Just when I was thinking about what to blog today, the what presented itself in the most uncanny manner. You know our family’s blogs are now endowed with nice looking headers, the result of an outpouring of creativity from our elder daughter.
Then our elder son also put in his own request, alluding to his new blog, Living in the Present, in the process. I guess this is his own way of letting us know that he has come of age. And he is now confident enough to share his thoughts in the blogosphere, thoughts germinated by his avid reading of English books ranging from Buddhism, martial arts, to philosophy, and now bearing fruits after some period of gestation.
From a young age, we know that his forte is English, his foundation having been laid through his four years of elementary (Williams) and middle (Lincoln) schooling here in Gainesville. I can still recall looking at his English class assignments on vocabulary building through such exercises as filling the blanks to giving synonyms and antonyms. I can tell you that each time there would always be a couple of words that I had not come across, even though I prided myself on having a respectable repertoire of English vocab honed through constantly matching wits with the Word Power gang of Reader’s Digest.
So welcome to the blogosphere, Wei Joo. But that also means his Mom has to do double duty in making sure that we exercise self restraint in voicing out against injustices. She believes in the Buddhist way of disseminating good deeds but refraining from washing dirty linens in public nor publicizing harsh criticisms on unfair treatments meted out by short-sighted bigots because she believes each of us would have to bear the consequences of our individual karmic accounting.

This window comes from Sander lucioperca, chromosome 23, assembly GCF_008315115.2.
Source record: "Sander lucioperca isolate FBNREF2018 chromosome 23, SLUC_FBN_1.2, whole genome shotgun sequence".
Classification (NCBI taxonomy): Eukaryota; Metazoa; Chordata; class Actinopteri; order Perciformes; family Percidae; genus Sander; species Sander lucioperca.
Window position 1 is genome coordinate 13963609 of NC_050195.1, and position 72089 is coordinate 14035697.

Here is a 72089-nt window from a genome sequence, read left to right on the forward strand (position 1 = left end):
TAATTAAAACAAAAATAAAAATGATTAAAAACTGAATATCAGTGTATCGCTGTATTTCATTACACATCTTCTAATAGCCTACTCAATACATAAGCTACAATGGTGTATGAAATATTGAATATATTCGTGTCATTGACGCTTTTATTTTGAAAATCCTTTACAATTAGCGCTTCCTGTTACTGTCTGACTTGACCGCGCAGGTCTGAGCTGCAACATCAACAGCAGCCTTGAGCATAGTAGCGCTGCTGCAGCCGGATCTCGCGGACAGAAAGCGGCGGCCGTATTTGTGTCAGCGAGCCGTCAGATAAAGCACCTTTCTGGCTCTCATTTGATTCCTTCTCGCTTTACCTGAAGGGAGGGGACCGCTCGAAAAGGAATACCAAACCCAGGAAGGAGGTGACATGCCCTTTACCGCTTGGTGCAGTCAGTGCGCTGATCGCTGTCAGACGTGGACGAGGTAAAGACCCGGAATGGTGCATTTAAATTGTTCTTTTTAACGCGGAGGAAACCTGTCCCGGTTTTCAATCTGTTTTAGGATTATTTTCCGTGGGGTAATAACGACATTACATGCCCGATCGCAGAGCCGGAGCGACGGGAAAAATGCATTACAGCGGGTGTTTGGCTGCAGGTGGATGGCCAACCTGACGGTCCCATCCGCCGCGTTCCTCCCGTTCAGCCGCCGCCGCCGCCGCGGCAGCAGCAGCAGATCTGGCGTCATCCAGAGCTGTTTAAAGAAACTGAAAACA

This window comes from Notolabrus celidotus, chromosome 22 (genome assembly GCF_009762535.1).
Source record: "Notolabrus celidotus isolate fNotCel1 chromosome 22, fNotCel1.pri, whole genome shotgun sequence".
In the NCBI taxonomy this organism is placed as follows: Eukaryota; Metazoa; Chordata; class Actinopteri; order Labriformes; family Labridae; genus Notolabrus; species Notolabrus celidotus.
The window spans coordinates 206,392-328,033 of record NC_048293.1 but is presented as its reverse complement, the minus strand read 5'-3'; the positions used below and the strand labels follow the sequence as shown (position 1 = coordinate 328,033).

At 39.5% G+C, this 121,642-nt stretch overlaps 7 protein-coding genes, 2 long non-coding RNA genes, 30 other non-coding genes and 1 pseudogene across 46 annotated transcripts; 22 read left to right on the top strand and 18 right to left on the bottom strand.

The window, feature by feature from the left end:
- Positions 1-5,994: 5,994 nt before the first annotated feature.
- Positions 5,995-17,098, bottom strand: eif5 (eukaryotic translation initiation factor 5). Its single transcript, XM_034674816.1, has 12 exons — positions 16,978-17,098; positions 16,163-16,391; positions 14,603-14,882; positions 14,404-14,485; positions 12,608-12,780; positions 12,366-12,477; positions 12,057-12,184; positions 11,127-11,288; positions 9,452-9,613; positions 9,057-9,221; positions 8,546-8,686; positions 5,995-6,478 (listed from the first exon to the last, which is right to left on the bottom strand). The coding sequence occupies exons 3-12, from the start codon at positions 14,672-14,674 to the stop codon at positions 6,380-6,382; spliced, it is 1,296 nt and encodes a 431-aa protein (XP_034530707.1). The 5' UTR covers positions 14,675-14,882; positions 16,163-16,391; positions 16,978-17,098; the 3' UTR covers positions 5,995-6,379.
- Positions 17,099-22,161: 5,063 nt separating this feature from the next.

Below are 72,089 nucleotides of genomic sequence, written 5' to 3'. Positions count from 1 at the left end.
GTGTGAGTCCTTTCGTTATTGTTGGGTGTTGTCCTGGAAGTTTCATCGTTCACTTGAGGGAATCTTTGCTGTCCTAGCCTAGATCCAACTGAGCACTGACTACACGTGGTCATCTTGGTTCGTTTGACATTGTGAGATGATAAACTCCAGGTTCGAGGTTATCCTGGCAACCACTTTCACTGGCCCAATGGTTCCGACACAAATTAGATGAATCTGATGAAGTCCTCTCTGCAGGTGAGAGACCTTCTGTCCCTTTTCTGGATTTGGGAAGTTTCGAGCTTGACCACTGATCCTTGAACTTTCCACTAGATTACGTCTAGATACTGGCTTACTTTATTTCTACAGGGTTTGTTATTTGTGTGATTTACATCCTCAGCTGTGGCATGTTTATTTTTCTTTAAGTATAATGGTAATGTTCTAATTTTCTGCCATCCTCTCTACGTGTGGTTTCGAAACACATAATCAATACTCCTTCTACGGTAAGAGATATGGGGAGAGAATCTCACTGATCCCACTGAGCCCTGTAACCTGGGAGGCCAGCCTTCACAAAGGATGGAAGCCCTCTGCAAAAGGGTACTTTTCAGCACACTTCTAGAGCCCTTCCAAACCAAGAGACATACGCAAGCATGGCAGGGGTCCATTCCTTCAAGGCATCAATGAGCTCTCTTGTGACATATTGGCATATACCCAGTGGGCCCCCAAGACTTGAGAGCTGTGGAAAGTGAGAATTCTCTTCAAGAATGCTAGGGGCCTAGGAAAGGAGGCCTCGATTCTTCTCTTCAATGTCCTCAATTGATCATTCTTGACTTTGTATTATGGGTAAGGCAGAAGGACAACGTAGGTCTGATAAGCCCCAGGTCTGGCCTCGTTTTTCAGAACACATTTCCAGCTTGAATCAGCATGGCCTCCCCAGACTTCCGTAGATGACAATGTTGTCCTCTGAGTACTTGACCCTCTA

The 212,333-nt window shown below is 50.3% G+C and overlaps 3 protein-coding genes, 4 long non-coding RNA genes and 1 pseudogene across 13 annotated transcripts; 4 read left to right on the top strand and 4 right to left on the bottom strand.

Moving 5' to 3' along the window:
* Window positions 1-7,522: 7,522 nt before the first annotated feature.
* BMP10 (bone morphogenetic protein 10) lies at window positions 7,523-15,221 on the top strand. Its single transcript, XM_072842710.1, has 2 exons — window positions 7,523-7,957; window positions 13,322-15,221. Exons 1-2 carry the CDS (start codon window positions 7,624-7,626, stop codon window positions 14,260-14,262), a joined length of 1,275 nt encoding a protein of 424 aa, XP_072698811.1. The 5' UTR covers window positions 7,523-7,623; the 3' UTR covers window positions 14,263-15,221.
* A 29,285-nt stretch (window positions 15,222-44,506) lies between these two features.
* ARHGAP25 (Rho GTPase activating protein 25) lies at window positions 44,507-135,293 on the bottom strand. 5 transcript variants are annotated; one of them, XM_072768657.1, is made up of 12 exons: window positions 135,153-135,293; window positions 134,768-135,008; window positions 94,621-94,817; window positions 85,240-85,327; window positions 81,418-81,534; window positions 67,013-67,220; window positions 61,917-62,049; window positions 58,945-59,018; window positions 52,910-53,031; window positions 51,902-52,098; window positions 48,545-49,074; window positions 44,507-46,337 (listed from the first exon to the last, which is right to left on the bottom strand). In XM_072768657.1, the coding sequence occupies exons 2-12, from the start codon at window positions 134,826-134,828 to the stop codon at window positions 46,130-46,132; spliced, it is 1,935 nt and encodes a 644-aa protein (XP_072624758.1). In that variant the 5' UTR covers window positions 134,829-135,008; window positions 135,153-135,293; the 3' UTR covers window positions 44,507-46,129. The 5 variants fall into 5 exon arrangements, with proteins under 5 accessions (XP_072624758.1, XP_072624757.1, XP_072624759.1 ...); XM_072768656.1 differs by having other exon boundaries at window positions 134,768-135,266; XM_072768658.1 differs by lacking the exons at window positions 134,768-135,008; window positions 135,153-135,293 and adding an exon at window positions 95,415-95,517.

I think she does have a point, seeing how people can be blinded by irrationality and driven by mass hysteria. Often times, the adverse reaction originally targeted at the “guilty” party can unexpectedly be diverted to target those around the said party, even though they may have nothing to do with the furor except sharing some blood ties.
At the same time, keeping silent can be misconstrued as submissive, capitulating, even condoning, hence, perpetuating the injustice. The western way is to encourage speaking out, like what the Chinese bloggers are doing in China, though the cloak of internet censorship is widening its grip.
Each will have to tread this volatile business of speaking out and potentially incurring the wrath of those who feel “targeted”, perhaps with unintended backfires that bring harm to the innocent.
Fortunately, our lady of the house would see to it that we are not in harm’s way nor unwittingly channel harm to others who we care through our blogging.